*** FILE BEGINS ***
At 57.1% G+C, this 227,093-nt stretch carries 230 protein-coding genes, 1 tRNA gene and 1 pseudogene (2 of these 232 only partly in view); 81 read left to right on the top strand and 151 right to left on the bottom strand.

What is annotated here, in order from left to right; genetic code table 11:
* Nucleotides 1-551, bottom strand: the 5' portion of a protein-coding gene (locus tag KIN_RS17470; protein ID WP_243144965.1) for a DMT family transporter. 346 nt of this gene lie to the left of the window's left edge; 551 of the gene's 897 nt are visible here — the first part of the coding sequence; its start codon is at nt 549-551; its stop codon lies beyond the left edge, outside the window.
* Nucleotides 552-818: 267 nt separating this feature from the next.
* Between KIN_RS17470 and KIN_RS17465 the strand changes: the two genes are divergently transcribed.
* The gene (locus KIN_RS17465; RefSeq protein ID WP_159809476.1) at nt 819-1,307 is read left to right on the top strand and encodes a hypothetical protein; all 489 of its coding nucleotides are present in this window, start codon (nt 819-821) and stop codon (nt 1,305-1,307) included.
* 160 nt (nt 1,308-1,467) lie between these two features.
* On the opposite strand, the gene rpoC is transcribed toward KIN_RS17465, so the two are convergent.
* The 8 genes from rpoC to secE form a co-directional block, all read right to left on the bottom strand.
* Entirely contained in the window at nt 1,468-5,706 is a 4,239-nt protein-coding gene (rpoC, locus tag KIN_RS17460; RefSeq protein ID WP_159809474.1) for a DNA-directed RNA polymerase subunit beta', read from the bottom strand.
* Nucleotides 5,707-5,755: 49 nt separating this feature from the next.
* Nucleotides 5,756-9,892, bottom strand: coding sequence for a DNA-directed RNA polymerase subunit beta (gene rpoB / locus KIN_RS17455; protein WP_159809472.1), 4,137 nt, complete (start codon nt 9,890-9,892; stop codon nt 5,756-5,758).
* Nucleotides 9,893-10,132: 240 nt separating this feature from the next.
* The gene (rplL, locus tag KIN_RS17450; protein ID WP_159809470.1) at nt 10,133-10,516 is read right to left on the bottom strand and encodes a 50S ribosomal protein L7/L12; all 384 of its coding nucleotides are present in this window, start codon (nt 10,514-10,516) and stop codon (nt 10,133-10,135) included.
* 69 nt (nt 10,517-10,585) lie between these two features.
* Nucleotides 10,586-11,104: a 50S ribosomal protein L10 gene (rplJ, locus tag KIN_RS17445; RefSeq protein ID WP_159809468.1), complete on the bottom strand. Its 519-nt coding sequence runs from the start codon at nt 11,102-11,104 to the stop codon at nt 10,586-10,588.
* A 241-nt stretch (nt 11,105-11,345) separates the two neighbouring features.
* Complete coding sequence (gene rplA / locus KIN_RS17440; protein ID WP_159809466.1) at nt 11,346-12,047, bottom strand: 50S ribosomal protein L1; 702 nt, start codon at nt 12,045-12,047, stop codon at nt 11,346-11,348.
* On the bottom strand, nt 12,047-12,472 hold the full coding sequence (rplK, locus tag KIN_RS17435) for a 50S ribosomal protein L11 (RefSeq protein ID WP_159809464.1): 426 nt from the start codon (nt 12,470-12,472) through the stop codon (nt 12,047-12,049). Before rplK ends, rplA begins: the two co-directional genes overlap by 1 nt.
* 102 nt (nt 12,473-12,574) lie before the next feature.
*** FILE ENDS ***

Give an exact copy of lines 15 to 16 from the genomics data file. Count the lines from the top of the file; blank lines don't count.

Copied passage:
* 69 nt (nt 10,517-10,585) lie between these two features.
* Nucleotides 10,586-11,104: a 50S ribosomal protein L10 gene (rplJ, locus tag KIN_RS17445; RefSeq protein ID WP_159809468.1), complete on the bottom strand. Its 519-nt coding sequence runs from the start codon at nt 11,102-11,104 to the stop codon at nt 10,586-10,588.